Positional negotiators use all means at their disposal (Kolb 1995), extending to making extreme claims to persuade, force, manipulate or deceive the other party into moving toward their own preferred position and getting the best possible deal from the other party (Patton BM 1985). The causalities of this approach include a lack of trust and damaged relationships.
Distributive bargaining often requires little preparation, the outcomes are predictable and the process is used to divide scarce resources when long term relationships are unlikely or not considered important. It particularly lends itself to the negotiation of simple transactional exchanges as the focus is upon substance rather than ongoing or long term relationships.
Yet, negotiation is much more than just claiming value – it is also be about creating value and preserving relationships. Fortunately, in recent decades we have seen the emergence of alternative and favoured approaches to negotiation that is focussed upon creating value as well as claiming value – labelled as ‘principled negotiation’ (Patton: 1985) or ‘interest based bargaining’ (Fisher, Ury and Patton: 1991) this form of negotiation is suited to collaboration, with its focus upon integrative ‘Win/Win’ rather than Zero/Sum outcomes (Timothy Rauenbusch: 2000). Also referred to as integrative bargaining, negotiation on merits, or mutual gains bargaining (Ancona, Friedmand and Kolb: 1991).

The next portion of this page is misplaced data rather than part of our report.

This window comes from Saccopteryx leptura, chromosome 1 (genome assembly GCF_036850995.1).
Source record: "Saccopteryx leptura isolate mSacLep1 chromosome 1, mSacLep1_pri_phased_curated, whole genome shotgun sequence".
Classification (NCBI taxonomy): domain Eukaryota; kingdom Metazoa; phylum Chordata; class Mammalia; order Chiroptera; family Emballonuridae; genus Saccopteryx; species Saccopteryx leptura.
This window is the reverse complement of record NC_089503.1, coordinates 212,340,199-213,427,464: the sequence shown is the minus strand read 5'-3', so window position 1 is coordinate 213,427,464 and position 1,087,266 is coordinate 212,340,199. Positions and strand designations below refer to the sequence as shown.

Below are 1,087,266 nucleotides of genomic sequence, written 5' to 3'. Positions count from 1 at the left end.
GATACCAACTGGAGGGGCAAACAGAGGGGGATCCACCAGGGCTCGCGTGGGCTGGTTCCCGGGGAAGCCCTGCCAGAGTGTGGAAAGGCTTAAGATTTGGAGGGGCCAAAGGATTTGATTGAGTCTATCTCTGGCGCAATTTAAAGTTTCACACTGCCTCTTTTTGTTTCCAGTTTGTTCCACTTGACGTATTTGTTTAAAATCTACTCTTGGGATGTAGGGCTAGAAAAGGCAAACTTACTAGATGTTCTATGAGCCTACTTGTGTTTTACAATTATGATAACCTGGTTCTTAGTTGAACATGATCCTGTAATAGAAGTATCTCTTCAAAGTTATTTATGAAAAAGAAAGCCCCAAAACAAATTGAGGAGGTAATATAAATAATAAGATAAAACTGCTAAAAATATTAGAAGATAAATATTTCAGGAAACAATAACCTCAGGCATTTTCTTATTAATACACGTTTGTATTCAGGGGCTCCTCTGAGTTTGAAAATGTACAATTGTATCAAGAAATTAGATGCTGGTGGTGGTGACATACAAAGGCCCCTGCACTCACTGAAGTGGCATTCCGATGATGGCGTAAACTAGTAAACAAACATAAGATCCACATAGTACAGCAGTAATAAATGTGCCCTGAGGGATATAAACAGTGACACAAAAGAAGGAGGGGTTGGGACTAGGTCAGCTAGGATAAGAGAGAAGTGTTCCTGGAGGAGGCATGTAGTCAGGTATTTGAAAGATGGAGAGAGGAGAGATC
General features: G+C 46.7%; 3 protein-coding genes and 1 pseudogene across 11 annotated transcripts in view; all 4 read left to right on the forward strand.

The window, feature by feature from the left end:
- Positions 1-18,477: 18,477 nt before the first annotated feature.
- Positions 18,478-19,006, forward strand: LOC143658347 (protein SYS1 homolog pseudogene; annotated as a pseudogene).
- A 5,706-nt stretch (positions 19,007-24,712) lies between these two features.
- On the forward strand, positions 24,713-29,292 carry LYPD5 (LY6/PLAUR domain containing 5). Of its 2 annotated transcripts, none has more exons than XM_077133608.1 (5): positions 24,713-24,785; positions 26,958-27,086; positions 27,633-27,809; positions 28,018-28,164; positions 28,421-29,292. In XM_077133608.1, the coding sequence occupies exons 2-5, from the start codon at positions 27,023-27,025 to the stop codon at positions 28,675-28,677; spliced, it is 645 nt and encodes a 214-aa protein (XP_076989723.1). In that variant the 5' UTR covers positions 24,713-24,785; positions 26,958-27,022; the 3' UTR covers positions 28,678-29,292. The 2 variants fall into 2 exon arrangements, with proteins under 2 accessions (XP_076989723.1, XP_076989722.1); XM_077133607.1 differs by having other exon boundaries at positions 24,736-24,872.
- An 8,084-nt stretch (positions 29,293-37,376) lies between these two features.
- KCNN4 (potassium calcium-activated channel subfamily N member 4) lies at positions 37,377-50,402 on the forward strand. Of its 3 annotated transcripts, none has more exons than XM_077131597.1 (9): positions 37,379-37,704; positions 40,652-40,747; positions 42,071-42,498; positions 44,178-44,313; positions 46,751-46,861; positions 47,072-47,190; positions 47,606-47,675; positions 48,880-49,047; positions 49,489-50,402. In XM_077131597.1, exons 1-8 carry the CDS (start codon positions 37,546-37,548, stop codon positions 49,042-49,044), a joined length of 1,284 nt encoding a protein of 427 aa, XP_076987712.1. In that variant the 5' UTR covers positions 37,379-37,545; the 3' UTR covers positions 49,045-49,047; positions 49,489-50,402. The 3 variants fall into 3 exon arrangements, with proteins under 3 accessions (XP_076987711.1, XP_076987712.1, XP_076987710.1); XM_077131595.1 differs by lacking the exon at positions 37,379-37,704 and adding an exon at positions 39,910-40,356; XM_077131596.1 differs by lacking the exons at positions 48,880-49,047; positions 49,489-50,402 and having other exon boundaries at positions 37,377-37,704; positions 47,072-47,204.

According to Fisher et al (1991) the core elements of the Principled Negotiation model are:
· Separating people from the problem
· Focusing upon interests, not positions
· Generating Options for mutual gain
· Insist upon using objective criteria or fair standards
Principled negotiation balances and deals with the relationship and substance issues on their merits (Patton BM 1985). Principled Negotiation promotes better communication, understanding, more inventing or creating of value, added options and better reality testing of options (Patton BM 1985). Some of the key elements of Negotiation models with an integrative, interest based orientation include active listening, converting positions into underlying needs or interests, joint data collection and brainstorming, facilitation, and effective communication.